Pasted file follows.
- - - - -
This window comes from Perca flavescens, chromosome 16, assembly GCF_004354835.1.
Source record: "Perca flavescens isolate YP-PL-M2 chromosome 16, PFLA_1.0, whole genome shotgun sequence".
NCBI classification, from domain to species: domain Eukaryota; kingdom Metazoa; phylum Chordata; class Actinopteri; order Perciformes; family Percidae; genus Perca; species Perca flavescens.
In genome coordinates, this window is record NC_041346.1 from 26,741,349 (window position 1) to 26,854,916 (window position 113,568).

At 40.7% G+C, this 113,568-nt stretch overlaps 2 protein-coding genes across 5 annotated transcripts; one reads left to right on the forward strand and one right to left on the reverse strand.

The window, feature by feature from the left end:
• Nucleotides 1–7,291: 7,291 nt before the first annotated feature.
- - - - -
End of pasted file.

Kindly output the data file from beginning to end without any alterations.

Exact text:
This window comes from Perca flavescens, chromosome 16, assembly GCF_004354835.1.
Source record: "Perca flavescens isolate YP-PL-M2 chromosome 16, PFLA_1.0, whole genome shotgun sequence".
NCBI classification, from domain to species: domain Eukaryota; kingdom Metazoa; phylum Chordata; class Actinopteri; order Perciformes; family Percidae; genus Perca; species Perca flavescens.
In genome coordinates, this window is record NC_041346.1 from 26,741,349 (window position 1) to 26,854,916 (window position 113,568).

At 40.7% G+C, this 113,568-nt stretch overlaps 2 protein-coding genes across 5 annotated transcripts; one reads left to right on the forward strand and one right to left on the reverse strand.

The window, feature by feature from the left end:
• Nucleotides 1–7,291: 7,291 nt before the first annotated feature.